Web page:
23 doctors weighed in:
Mammogram with punctate pleomorphic calcifications. Is that breast cancer?
23 doctors weighed in

Dr. Ester Kwok
Internal Medicine
13 doctors agree
In brief: Needs investigation
Although breast calcifications may not necessarily mean cancer, pleomorphic calcifications are suspicious.
A biopsy should be done. Talk to your doctor. Pleomorphism means that something is of varying shape and characteristics. A non-cancerous or benign calcification will be read as "benign-appearing". Don't delay your biopsy.

In brief: Needs investigation
Although breast calcifications may not necessarily mean cancer, pleomorphic calcifications are suspicious.
A biopsy should be done. Talk to your doctor. Pleomorphism means that something is of varying shape and characteristics. A non-cancerous or benign calcification will be read as "benign-appearing". Don't delay your biopsy.
Dr. Ester Kwok
Dr. Ester Kwok
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Dr. Sean Canale
Breast Surgery
6 doctors agree
In brief: Oxymoron
Microcalcifications are usually described as either punctate (benign) or pleomorphic (in determinant to suspicious) not both.
Ultimate definitive diagnosis may require tissue sampling that is best done via stereotactic guided core biopsy. See a breast surgeon for further evaluation.

In brief: Oxymoron
Microcalcifications are usually described as either punctate (benign) or pleomorphic (in determinant to suspicious) not both.
Ultimate definitive diagnosis may require tissue sampling that is best done via stereotactic guided core biopsy. See a breast surgeon for further evaluation.
Dr. Sean Canale
Dr. Sean Canale
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1 comment
Dr. Barry Rosen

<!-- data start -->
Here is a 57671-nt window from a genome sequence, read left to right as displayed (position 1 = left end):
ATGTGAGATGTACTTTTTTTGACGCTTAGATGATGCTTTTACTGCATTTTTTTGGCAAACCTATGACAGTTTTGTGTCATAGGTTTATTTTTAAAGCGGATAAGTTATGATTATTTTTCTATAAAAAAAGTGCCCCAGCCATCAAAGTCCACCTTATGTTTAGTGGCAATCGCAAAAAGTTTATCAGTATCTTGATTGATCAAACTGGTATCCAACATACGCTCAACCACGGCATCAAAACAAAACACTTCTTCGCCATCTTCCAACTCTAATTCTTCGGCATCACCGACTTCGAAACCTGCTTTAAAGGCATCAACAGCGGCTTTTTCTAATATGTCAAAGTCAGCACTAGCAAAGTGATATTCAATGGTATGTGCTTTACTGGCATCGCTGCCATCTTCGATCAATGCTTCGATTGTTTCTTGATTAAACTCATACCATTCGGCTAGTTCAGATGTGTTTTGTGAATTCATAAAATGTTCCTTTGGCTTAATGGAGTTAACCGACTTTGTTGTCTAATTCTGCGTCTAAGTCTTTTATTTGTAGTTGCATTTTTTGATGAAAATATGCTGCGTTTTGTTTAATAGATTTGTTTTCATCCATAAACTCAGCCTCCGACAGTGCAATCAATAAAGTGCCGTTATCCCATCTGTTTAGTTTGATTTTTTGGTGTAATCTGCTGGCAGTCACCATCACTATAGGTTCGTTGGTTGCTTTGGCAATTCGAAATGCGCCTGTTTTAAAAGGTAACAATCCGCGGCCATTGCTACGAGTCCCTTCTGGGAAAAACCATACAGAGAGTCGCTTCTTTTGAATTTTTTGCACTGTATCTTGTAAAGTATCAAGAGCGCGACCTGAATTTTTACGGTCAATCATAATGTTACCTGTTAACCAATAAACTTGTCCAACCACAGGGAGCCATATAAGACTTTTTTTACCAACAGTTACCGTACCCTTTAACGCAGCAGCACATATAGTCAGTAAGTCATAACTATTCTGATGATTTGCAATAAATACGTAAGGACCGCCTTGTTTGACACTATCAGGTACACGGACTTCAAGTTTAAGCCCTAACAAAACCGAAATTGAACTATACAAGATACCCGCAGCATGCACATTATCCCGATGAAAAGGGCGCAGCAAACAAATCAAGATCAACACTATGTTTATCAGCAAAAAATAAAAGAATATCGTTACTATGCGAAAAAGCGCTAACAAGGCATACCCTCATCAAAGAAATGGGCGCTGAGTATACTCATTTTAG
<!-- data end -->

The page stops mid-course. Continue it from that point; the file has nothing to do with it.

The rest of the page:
The mammogram report should include a classification category called BI-RAD. BI-RAD 3 abnormalities warrant short-term mammographic follow-up; BI-RAD 4 abnormalities should be biopsied (non surgically). While most breast calcifications are benign, pleomorphism is usually a "trigger" to recommend biopsy.
Dr. Joseph Woods
Pathology
5 doctors agree
In brief: Depends, not likely.
Usually, calcifications do not mean cancer, and are not themselves cancerous.
However, tight clusters of microcalcifications are seen with breast cancer. Many times, a repeat mammogram would be done in about 6 months to see if there are changes. If there were, a biopsy would be done. At this point, it would appear that no suspect changes are noted. Check with your doctor to be sure.

In brief: Depends, not likely.
Usually, calcifications do not mean cancer, and are not themselves cancerous.
However, tight clusters of microcalcifications are seen with breast cancer. Many times, a repeat mammogram would be done in about 6 months to see if there are changes. If there were, a biopsy would be done. At this point, it would appear that no suspect changes are noted. Check with your doctor to be sure.
Dr. Joseph Woods
Dr. Joseph Woods
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Dr. Michael Gabor
Diagnostic Radiology
3 doctors agree
In brief: You can't
be sure it's cancer until it's biopsied.
"Punctate" and "pleomorphic" are mutually exclusive terms, so the description of the microcalcifications doesn't make sense. It's like calling something square and round at the same time....it is impossible. Moreover, punctate usually implies benignity, and pleomorphic is suspicious. Were they called suspicious? Was a biopsy recommended?

In brief: You can't
be sure it's cancer until it's biopsied.
"Punctate" and "pleomorphic" are mutually exclusive terms, so the description of the microcalcifications doesn't make sense. It's like calling something square and round at the same time....it is impossible. Moreover, punctate usually implies benignity, and pleomorphic is suspicious. Were they called suspicious? Was a biopsy recommended?
Dr. Michael Gabor
Dr. Michael Gabor
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Dr. Michael Korona
Radiology - Interventional
1 doctor agrees
In brief: Maybe
Probably need biopsy.
See breast surgeon.

In brief: Maybe
Probably need biopsy.
See breast surgeon.
Dr. Michael Korona
Dr. Michael Korona
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